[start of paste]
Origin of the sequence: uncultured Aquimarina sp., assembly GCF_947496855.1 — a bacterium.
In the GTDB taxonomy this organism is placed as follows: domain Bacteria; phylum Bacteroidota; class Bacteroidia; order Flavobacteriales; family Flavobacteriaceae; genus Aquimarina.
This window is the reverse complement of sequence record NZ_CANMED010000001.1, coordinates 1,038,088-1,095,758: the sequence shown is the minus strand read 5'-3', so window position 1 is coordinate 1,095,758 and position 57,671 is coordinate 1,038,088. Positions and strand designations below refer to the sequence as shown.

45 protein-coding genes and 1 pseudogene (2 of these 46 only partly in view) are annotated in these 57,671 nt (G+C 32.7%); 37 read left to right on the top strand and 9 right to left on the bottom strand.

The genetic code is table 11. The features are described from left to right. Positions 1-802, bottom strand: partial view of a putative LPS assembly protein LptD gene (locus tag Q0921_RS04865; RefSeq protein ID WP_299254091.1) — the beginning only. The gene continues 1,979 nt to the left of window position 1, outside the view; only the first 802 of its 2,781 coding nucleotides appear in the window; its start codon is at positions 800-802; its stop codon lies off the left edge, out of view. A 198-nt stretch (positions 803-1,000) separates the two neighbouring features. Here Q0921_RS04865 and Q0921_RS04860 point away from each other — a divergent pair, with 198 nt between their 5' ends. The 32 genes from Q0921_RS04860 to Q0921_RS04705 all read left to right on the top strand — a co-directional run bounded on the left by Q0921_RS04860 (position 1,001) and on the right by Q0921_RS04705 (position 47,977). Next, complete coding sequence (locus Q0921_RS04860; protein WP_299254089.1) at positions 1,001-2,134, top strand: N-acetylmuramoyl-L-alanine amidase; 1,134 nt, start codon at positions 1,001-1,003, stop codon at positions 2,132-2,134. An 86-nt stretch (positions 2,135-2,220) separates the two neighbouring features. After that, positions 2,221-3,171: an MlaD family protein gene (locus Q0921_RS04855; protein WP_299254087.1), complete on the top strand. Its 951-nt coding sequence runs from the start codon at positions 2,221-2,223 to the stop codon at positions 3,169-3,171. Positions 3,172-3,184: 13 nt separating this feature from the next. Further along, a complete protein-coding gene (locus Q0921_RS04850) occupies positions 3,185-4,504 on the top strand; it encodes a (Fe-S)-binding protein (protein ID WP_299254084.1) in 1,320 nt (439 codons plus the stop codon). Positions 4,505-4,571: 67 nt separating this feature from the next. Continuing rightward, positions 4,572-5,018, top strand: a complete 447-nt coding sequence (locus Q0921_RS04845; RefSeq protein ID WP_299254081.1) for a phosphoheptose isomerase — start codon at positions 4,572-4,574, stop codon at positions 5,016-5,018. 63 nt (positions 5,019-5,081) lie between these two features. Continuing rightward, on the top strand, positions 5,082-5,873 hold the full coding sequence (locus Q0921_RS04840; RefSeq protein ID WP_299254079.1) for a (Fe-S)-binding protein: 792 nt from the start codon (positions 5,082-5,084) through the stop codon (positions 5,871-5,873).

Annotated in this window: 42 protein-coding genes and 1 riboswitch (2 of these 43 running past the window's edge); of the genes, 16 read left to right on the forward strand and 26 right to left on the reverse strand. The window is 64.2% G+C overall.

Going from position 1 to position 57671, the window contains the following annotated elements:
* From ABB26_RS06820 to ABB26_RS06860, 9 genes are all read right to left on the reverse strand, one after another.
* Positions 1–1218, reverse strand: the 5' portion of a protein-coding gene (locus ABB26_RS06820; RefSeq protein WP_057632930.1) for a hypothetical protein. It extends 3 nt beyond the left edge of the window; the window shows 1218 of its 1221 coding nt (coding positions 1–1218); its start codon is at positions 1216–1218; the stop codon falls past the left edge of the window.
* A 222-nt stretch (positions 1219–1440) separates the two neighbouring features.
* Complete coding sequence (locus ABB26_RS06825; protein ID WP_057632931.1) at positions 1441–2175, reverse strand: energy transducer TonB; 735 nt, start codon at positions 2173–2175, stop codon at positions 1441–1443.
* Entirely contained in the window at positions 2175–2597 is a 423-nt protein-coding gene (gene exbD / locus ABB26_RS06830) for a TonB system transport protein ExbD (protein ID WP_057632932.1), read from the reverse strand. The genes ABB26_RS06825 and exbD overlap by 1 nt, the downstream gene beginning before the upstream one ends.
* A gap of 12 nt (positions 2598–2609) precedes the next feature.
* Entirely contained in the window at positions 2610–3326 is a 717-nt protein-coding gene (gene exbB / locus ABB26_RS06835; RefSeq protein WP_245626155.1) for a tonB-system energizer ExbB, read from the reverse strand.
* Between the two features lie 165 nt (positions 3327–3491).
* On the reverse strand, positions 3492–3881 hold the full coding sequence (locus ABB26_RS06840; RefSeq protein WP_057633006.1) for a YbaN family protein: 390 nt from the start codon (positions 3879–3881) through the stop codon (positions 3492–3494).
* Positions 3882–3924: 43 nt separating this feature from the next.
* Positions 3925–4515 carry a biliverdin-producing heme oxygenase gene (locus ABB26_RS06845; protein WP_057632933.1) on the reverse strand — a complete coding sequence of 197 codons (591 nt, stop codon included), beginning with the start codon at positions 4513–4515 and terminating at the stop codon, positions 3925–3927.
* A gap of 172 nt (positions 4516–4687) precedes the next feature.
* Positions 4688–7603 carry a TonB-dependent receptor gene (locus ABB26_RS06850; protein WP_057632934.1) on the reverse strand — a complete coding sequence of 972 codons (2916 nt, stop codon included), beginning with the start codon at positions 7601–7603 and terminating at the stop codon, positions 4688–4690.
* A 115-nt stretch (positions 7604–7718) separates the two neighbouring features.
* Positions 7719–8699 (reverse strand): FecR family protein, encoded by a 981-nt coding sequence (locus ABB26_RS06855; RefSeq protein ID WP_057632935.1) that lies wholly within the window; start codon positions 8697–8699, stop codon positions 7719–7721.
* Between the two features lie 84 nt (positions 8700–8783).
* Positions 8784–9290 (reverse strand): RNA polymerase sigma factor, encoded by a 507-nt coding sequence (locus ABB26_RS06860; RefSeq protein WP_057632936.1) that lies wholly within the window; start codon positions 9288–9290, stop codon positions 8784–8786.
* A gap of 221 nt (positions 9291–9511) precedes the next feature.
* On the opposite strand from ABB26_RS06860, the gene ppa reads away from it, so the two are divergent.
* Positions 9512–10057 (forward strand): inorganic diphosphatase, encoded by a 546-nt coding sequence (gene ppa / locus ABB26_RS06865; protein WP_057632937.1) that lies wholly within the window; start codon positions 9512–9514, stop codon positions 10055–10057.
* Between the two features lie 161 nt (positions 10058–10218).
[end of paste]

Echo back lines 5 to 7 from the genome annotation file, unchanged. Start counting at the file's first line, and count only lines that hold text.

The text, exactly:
The genetic code is table 11. The features are described from left to right. Positions 1-802, bottom strand: partial view of a putative LPS assembly protein LptD gene (locus tag Q0921_RS04865; RefSeq protein ID WP_299254091.1) — the beginning only. The gene continues 1,979 nt to the left of window position 1, outside the view; only the first 802 of its 2,781 coding nucleotides appear in the window; its start codon is at positions 800-802; its stop codon lies off the left edge, out of view. A 198-nt stretch (positions 803-1,000) separates the two neighbouring features. Here Q0921_RS04865 and Q0921_RS04860 point away from each other — a divergent pair, with 198 nt between their 5' ends. The 32 genes from Q0921_RS04860 to Q0921_RS04705 all read left to right on the top strand — a co-directional run bounded on the left by Q0921_RS04860 (position 1,001) and on the right by Q0921_RS04705 (position 47,977). Next, complete coding sequence (locus Q0921_RS04860; protein WP_299254089.1) at positions 1,001-2,134, top strand: N-acetylmuramoyl-L-alanine amidase; 1,134 nt, start codon at positions 1,001-1,003, stop codon at positions 2,132-2,134. An 86-nt stretch (positions 2,135-2,220) separates the two neighbouring features. After that, positions 2,221-3,171: an MlaD family protein gene (locus Q0921_RS04855; protein WP_299254087.1), complete on the top strand. Its 951-nt coding sequence runs from the start codon at positions 2,221-2,223 to the stop codon at positions 3,169-3,171. Positions 3,172-3,184: 13 nt separating this feature from the next. Further along, a complete protein-coding gene (locus Q0921_RS04850) occupies positions 3,185-4,504 on the top strand; it encodes a (Fe-S)-binding protein (protein ID WP_299254084.1) in 1,320 nt (439 codons plus the stop codon). Positions 4,505-4,571: 67 nt separating this feature from the next. Continuing rightward, positions 4,572-5,018, top strand: a complete 447-nt coding sequence (locus Q0921_RS04845; RefSeq protein ID WP_299254081.1) for a phosphoheptose isomerase — start codon at positions 4,572-4,574, stop codon at positions 5,016-5,018. 63 nt (positions 5,019-5,081) lie between these two features. Continuing rightward, on the top strand, positions 5,082-5,873 hold the full coding sequence (locus Q0921_RS04840; RefSeq protein ID WP_299254079.1) for a (Fe-S)-binding protein: 792 nt from the start codon (positions 5,082-5,084) through the stop codon (positions 5,871-5,873).

Annotated in this window: 42 protein-coding genes and 1 riboswitch (2 of these 43 running past the window's edge); of the genes, 16 read left to right on the forward strand and 26 right to left on the reverse strand. The window is 64.2% G+C overall.

Going from position 1 to position 57671, the window contains the following annotated elements: